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Lorie Goshin Biography & Abstract
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Dr. lorie smith goshin, pHd, RN
Hunter-Bellevue School of Nursing in the City University of New York












Lorie Smith Goshin, PhD, RN, is an assistant professor at the Hunter-Bellevue School of Nursing in the City University of New York. She received a Masters in Parent-Child Nursing from the University of Texas at Austin and a PhD and postdoctoral research scientist training at Columbia University. Dr. Goshin’s research explores health inequities experienced by criminal justice-involved women and their children. She was co-investigator on a National Institute of Nursing Research-funded study of long-term outcomes for women and children who lived together in a prison nursery. She has also conducted funded research on alternatives to incarceration programs that allow women to remain in the community with their children. In August 2013, she was invited to the White House to present this research. Dr. Goshin is currently principal investigator on a study of psychological and physiological parenting stress, the maternal-child relationship and child health when a mother is on probation or parole. She would like to thank AWHONN and the March of Dimes for generously funding the study of perinatal nursing care of incarcerated pregnant women in hospital settings.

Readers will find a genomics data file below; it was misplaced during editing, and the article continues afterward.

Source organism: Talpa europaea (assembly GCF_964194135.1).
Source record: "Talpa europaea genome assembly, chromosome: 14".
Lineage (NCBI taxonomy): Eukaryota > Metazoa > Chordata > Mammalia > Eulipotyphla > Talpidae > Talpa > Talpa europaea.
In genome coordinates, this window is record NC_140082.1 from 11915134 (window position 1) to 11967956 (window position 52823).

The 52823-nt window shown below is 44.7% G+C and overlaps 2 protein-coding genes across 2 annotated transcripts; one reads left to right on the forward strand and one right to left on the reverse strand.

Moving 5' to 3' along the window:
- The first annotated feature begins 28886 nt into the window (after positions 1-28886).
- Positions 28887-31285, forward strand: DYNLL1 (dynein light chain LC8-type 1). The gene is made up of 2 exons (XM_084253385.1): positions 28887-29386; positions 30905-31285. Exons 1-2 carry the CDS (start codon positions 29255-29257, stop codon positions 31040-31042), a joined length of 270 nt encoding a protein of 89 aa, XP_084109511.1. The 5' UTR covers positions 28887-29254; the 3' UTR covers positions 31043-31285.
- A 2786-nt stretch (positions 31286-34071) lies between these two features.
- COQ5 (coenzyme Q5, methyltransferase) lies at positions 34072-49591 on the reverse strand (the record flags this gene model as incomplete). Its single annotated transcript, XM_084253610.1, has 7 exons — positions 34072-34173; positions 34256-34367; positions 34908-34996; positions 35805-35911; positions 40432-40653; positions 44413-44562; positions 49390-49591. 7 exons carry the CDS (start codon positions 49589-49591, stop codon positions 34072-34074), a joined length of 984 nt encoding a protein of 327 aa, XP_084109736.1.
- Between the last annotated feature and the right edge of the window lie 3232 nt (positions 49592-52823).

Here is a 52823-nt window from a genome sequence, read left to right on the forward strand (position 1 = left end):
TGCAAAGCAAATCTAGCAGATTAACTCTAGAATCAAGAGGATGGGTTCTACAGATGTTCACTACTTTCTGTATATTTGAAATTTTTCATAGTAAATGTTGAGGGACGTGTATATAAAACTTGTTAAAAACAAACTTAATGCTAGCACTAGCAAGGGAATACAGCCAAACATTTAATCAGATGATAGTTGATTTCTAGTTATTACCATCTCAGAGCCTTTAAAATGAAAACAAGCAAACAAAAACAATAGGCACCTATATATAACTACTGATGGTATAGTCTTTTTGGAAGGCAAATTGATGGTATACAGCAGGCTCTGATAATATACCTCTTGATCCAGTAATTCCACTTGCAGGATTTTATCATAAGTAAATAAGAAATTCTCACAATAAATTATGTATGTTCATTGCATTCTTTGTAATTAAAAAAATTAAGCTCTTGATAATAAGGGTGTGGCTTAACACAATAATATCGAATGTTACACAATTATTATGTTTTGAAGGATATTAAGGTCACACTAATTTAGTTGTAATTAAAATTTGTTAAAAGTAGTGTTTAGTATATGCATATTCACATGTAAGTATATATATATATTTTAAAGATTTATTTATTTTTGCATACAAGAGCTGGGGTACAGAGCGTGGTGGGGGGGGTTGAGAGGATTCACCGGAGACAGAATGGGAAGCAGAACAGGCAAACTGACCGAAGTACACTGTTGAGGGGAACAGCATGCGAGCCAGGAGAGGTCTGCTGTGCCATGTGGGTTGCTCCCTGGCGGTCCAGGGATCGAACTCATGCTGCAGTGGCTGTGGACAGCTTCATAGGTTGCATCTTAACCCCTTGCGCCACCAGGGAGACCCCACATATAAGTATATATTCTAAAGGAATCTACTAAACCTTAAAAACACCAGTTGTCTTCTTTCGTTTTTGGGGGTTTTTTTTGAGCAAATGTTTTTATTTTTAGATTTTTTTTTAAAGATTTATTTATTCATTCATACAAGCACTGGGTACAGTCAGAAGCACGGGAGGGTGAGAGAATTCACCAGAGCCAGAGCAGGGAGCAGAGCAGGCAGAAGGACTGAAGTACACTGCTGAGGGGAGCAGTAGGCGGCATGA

Background/Significance: Women are the fastest growing incarcerated population in the US. An estimated 3-10% of this population is pregnant upon intake into jail or prison. Pregnant incarcerated women are routinely shackled during pregnancy and postpartum recovery in hospital settings. Shackling is the practice of applying restraints to women’s hands, feet, and/or abdomens to prevent security and flight risk. They create potentially life-threatening patient safety risks in pregnant women. Shackling of incarcerated pregnant women continues despite efforts to change the context of care through anti-shackling position statement and state laws/policies.

Perinatal nurses’ knowledge of the AWHONN position statement and state laws/policies remain unexamined, as do their attitudes, perceptions of behavioral norms, and perceptions of control over the care of incarcerated women.


Purpose: Framed by the Theory of Planned Behavior (TPB) and Link & Phelan’s conceptualization of stigma, the purpose of this study is to investigate the following aims among U.S. perinatal nurses: 1) Describe the experience of providing nursing care to incarcerated pregnant women in U.S. community hospital settings; 2) Assess knowledge of AWHONN’s position statement and individual state laws/policies on shackling of incarcerated pregnant women; and 3) Test a TPB-based explanatory model to explain perinatal nurses’ behavioral intentions to adhere to AWHONN recommended care of pregnant incarcerated women.


Methods: This study will be conducted in two phases: 1) pilot testing and refinement of the investigator- developed survey; and 2) a cross-sectional web-based survey of 8,000 U.S. perinatal nurses.


Implications: Efforts to improve perinatal care for incarcerated pregnant women must be multifaceted and multilevel- changing the context of care, as well as addressing provider attitudes and other barriers to adhering to recommended standards of care. Perinatal nurses, as patient advocates, could play a critical role in bridging the gap between legally-acceptable, clinically recommended care and the care that evidence suggests is currently being given to this population. Results of this study will inform development of theory- and evidence- based educational interventions to improve perinatal nursing care of incarcerated pregnant women.

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